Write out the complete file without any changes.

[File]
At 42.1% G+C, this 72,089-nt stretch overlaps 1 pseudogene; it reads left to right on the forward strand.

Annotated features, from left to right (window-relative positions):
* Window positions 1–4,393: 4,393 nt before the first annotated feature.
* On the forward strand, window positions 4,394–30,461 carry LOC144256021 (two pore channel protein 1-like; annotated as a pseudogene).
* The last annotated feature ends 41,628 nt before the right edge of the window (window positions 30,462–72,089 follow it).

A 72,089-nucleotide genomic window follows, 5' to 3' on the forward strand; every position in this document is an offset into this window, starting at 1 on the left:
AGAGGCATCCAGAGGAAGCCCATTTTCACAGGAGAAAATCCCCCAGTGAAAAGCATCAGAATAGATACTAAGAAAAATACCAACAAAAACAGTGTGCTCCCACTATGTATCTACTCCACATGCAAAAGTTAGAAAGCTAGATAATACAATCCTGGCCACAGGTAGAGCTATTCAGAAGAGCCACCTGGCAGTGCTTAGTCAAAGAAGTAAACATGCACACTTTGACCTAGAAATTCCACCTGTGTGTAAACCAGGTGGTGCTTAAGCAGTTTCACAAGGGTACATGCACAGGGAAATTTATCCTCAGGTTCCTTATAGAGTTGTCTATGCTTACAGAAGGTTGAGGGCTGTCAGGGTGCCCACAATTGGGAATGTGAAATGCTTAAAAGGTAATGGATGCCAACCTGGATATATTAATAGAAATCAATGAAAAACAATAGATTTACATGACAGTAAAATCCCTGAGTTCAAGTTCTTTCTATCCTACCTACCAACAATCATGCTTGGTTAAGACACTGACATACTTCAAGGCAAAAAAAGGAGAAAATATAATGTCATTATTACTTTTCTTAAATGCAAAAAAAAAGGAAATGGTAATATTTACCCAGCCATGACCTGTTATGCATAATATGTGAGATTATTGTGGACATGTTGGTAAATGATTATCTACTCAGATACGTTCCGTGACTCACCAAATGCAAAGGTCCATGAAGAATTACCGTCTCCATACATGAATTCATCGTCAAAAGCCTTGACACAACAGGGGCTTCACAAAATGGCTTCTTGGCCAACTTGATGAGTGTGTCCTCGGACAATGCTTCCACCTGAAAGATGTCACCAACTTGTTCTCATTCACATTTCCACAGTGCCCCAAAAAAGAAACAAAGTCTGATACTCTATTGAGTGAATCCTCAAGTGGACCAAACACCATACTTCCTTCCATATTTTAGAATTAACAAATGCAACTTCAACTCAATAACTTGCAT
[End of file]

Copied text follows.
At 42.1% G+C, this 72,089-nt stretch overlaps 1 pseudogene; it reads left to right on the forward strand.

Annotated features, from left to right (window-relative positions):
* Window positions 1–4,393: 4,393 nt before the first annotated feature.
* On the forward strand, window positions 4,394–30,461 carry LOC144256021 (two pore channel protein 1-like; annotated as a pseudogene).
* The last annotated feature ends 41,628 nt before the right edge of the window (window positions 30,462–72,089 follow it).

A 72,089-nucleotide genomic window follows, 5' to 3' on the forward strand; every position in this document is an offset into this window, starting at 1 on the left:
AGAGGCATCCAGAGGAAGCCCATTTTCACAGGAGAAAATCCCCCAGTGAAAAGCATCAGAATAGATACTAAGAAAAATACCAACAAAAACAGTGTGCTCCCACTATGTATCTACTCCACATGCAAAAGTTAGAAAGCTAGATAATACAATCCTGGCCACAGGTAGAGCTATTCAGAAGAGCCACCTGGCAGTGCTTAGTCAAAGAAGTAAACATGCACACTTTGACCTAGAAATTCCACCTGTGTGTAAACCAGGTGGTGCTTAAGCAGTTTCACAAGGGTACATGCACAGGGAAATTTATCCTCAGGTTCCTTATAGAGTTGTCTATGCTTACAGAAGGTTGAGGGCTGTCAGGGTGCCCACAATTGGGAATGTGAAATGCTTAAAAGGTAATGGATGCCAACCTGGATATATTAATAGAAATCAATGAAAAACAATAGATTTACATGACAGTAAAATCCCTGAGTTCAAGTTCTTTCTATCCTACCTACCAACAATCATGCTTGGTTAAGACACTGACATACTTCAAGGCAAAAAAAGGAGAAAATATAATGTCATTATTACTTTTCTTAAATGCAAAAAAAAAGGAAATGGTAATATTTACCCAGCCATGACCTGTTATGCATAATATGTGAGATTATTGTGGACATGTTGGTAAATGATTATCTACTCAGATACGTTCCGTGACTCACCAAATGCAAAGGTCCATGAAGAATTACCGTCTCCATACATGAATTCATCGTCAAAAGCCTTGACACAACAGGGGCTTCACAAAATGGCTTCTTGGCCAACTTGATGAGTGTGTCCTCGGACAATGCTTCCACCTGAAAGATGTCACCAACTTGTTCTCATTCACATTTCCACAGTGCCCCAAAAAAGAAACAAAGTCTGATACTCTATTGAGTGAATCCTCAAGTGGACCAAACACCATACTTCCTTCCATATTTTAGAATTAACAAATGCAACTTCAACTCAATAACTTGCAT